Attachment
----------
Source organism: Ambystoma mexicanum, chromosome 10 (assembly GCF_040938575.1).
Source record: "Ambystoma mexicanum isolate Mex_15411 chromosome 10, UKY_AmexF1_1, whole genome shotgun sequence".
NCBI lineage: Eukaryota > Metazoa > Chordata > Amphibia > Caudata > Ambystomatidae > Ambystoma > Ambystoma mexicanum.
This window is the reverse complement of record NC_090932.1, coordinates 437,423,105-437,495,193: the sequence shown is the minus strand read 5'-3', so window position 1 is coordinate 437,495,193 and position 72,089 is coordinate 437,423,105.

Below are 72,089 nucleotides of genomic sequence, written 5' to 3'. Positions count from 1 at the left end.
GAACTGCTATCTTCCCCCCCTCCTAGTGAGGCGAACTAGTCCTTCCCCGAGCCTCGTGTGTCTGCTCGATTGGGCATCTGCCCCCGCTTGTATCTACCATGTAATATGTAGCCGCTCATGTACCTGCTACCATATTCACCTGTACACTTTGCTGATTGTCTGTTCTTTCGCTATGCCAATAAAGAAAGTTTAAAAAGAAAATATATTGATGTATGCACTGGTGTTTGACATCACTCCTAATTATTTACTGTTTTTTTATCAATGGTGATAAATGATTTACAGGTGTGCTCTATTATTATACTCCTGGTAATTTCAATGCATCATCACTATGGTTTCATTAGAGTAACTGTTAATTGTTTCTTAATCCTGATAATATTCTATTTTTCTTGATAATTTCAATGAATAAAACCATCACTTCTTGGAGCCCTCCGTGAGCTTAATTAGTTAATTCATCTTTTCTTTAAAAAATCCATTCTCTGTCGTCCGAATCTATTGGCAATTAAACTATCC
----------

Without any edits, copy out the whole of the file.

Source organism: Ambystoma mexicanum, chromosome 10 (assembly GCF_040938575.1).
Source record: "Ambystoma mexicanum isolate Mex_15411 chromosome 10, UKY_AmexF1_1, whole genome shotgun sequence".
NCBI lineage: Eukaryota > Metazoa > Chordata > Amphibia > Caudata > Ambystomatidae > Ambystoma > Ambystoma mexicanum.
This window is the reverse complement of record NC_090932.1, coordinates 437,423,105-437,495,193: the sequence shown is the minus strand read 5'-3', so window position 1 is coordinate 437,495,193 and position 72,089 is coordinate 437,423,105.

Below are 72,089 nucleotides of genomic sequence, written 5' to 3'. Positions count from 1 at the left end.
GAACTGCTATCTTCCCCCCCTCCTAGTGAGGCGAACTAGTCCTTCCCCGAGCCTCGTGTGTCTGCTCGATTGGGCATCTGCCCCCGCTTGTATCTACCATGTAATATGTAGCCGCTCATGTACCTGCTACCATATTCACCTGTACACTTTGCTGATTGTCTGTTCTTTCGCTATGCCAATAAAGAAAGTTTAAAAAGAAAATATATTGATGTATGCACTGGTGTTTGACATCACTCCTAATTATTTACTGTTTTTTTATCAATGGTGATAAATGATTTACAGGTGTGCTCTATTATTATACTCCTGGTAATTTCAATGCATCATCACTATGGTTTCATTAGAGTAACTGTTAATTGTTTCTTAATCCTGATAATATTCTATTTTTCTTGATAATTTCAATGAATAAAACCATCACTTCTTGGAGCCCTCCGTGAGCTTAATTAGTTAATTCATCTTTTCTTTAAAAAATCCATTCTCTGTCGTCCGAATCTATTGGCAATTAAACTATCC